63 BSP-Tree Rendering Example
C 4 3 - + B C - B + - + 1 3 2 4 1 2 3rd 4th 1st 2nd View

64 BSP-Tree Rendering (2) Advantages: Disadvantages:
One tree works for any viewing point Filter anti-aliasing and transparency work Have back to front ordering for compositing Can also render front to back, and avoid drawing back polygons that cannot contribute to the view User two trees – an extra one that subdivides the window Disadvantages: Can be many small pieces of polygon Over-rendering

65 BSP (Binary Space Partitioning) Tree.
One of class of “list-priority” algorithms – returns ordered list of polygon fragments for specified view point (static pre-processing stage). Choose polygon arbitrarily Divide scene into front (relative to normal) and back half-spaces. Split any polygon lying on both sides. Choose a polygon from each side – split scene again. Recursively divide each side until each node contains only 1 polygon. 5 2 3 1 4 View of scene from above

66 BSP Tree. Choose polygon arbitrarily
3 4 1 2 5 5a 5b back front Choose polygon arbitrarily Divide scene into front (relative to normal) and back half-spaces. Split any polygon lying on both sides. Choose a polygon from each side – split scene again. Recursively divide each side until each node contains only 1 polygon. 19/10/2007

67 BSP Tree. Choose polygon arbitrarily
5 Choose polygon arbitrarily Divide scene into front (relative to normal) and back half-spaces. Split any polygon lying on both sides. Choose a polygon from each side – split scene again. Recursively divide each side until each node contains only 1 polygon. 5a 5b 2 3 1 4 3 front back 2 4 5b front 5a 1

68 BSP Tree. Choose polygon arbitrarily
3 4 1 2 5 5a 5b back front Choose polygon arbitrarily Divide scene into front (relative to normal) and back half-spaces. Split any polygon lying on both sides. Choose a polygon from each side – split scene again. Recursively divide each side until each node contains only 1 polygon.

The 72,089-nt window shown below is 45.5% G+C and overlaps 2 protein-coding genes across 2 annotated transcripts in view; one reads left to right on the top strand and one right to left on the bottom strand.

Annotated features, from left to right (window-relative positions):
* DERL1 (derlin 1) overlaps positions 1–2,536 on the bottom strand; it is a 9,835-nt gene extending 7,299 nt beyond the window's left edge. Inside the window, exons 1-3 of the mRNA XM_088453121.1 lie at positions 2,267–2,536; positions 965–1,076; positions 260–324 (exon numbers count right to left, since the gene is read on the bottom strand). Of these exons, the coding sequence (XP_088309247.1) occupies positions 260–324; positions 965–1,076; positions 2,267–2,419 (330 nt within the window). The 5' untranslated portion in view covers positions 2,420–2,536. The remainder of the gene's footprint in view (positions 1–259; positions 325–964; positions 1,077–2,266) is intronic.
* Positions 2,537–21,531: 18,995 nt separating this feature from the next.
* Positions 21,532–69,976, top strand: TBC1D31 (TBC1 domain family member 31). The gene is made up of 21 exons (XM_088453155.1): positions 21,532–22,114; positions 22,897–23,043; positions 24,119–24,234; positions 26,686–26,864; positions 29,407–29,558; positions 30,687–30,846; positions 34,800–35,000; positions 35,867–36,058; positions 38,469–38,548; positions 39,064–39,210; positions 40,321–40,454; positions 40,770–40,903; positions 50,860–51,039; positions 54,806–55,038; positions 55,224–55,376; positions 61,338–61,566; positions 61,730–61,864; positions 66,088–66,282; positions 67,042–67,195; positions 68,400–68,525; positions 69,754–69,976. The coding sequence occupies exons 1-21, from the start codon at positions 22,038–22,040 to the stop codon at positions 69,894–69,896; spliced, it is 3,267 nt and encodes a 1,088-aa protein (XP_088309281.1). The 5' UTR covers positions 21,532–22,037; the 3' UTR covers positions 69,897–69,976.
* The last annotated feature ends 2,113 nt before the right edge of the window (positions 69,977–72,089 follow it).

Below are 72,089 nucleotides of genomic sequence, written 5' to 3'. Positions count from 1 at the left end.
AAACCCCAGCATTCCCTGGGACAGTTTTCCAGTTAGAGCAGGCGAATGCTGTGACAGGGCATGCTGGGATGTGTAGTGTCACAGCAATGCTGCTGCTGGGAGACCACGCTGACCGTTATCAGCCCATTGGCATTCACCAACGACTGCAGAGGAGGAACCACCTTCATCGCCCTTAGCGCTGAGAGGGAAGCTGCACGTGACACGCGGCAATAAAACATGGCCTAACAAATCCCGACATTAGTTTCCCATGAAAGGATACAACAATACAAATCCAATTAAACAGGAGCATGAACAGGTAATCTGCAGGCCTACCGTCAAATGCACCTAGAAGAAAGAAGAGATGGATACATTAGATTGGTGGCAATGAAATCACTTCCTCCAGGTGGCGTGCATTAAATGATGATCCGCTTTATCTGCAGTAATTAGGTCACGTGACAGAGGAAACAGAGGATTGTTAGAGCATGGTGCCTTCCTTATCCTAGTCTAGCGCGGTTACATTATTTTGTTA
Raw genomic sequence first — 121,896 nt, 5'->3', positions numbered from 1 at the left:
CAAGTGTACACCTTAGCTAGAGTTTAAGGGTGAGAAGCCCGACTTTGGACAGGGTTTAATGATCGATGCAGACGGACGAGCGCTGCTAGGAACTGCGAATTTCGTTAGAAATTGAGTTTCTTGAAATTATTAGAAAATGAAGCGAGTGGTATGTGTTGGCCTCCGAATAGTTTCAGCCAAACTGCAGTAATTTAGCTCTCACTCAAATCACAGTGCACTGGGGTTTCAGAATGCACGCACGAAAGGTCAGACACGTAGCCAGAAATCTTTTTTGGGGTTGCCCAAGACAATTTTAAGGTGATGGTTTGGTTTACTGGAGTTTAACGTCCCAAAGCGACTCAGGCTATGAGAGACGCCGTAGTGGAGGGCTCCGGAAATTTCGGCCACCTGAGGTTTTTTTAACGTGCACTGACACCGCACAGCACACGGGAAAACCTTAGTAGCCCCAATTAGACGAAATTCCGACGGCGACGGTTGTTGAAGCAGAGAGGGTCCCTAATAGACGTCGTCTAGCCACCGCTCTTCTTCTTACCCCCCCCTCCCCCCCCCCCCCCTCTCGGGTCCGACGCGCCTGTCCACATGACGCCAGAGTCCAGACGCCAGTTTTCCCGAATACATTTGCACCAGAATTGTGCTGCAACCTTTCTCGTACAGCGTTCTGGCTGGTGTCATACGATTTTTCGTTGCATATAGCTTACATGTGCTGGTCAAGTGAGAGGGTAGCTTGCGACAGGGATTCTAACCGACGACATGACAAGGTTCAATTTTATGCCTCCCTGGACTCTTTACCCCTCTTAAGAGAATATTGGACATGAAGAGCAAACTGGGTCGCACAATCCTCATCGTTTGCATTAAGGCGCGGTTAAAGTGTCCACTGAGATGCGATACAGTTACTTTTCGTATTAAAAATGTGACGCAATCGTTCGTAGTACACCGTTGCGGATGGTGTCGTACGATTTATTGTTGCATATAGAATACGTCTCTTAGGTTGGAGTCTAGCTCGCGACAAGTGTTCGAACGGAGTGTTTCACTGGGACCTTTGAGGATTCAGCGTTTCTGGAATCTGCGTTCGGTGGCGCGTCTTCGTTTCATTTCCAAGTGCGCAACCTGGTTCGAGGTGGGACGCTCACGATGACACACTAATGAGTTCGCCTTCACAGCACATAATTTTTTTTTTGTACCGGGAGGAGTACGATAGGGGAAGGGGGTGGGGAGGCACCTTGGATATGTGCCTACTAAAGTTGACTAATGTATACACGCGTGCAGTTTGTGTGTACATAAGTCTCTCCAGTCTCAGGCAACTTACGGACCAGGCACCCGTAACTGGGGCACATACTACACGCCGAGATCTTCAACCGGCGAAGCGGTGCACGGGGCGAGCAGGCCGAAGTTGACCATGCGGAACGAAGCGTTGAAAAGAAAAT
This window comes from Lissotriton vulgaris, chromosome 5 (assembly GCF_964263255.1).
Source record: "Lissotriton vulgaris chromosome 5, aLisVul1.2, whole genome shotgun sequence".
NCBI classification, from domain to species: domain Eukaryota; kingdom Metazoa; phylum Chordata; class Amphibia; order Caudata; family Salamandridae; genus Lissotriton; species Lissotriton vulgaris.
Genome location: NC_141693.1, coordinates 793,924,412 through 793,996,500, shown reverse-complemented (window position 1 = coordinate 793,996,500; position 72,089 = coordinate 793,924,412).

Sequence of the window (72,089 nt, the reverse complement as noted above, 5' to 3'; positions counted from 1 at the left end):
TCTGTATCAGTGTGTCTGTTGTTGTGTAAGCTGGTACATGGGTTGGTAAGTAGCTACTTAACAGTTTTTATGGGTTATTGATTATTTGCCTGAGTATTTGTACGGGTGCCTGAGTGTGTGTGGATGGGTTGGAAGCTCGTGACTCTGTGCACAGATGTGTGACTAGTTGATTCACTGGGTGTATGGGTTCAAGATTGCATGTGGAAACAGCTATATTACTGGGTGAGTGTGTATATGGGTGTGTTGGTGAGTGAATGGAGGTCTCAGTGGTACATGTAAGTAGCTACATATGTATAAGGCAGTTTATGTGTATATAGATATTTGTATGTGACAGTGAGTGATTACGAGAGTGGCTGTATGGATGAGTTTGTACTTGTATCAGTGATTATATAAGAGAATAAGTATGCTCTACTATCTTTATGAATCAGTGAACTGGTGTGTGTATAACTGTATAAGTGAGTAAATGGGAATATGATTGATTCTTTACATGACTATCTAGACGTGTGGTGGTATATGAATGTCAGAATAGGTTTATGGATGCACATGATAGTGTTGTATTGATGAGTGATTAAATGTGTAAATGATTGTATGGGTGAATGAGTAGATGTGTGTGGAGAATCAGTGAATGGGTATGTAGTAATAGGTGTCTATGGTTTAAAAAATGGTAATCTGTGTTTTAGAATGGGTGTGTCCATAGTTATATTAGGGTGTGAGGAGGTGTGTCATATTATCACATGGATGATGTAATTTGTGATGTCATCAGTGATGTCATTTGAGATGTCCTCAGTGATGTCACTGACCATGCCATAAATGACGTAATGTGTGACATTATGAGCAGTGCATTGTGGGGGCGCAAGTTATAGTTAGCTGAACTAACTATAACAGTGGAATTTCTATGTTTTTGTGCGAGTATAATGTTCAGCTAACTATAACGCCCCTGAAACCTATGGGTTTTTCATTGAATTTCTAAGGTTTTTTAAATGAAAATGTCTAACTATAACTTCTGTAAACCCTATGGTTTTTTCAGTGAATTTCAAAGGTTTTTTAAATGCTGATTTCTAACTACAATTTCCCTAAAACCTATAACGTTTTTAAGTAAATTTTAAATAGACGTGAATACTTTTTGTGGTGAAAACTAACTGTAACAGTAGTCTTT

69 Displaying a BSP tree. Once we have the regions – need priority list
BSP tree can be traversed to yield a correct priority list for an arbitrary viewpoint. Start at root polygon. If viewer is in front half-space, draw polygons behind root first, then the root polygon, then polygons in front. If polygon is on edge – either can be used. Recursively descend the tree. If eye is in rear half-space for a polygon – then can back face cull. 19/10/2007

70 BSP Tree. A lot of computation required at start.
Try to split polygons along good dividing plane Intersecting polygon splitting may be costly Cheap to check visibility once tree is set up. Can be used to generate correct visibility for arbitrary views. Efficient when objects don’t change very often in the scene. 19/10/2007

71 BSP performance measure
Tree construction and traversal (object-space ordering algorithm – good for relatively few static primitives, precise) Overdraw: maximum Front-to-back traversal is more efficient Record which region has been filled in already Terminate when all regions of the screen is filled in S. Chen and D. Gordon. “Front-to-Back Display of BSP Trees.” IEEE Computer Graphics & Algorithms, pp 79–85. September 1991. 19/10/2007

72 Coherence • Most methods for visible surface determination take advantage of coherence features in the surface: – Object coherence – Face coherence – Edge coherence – Scan-line coherence – Depth coherence – Frame coherence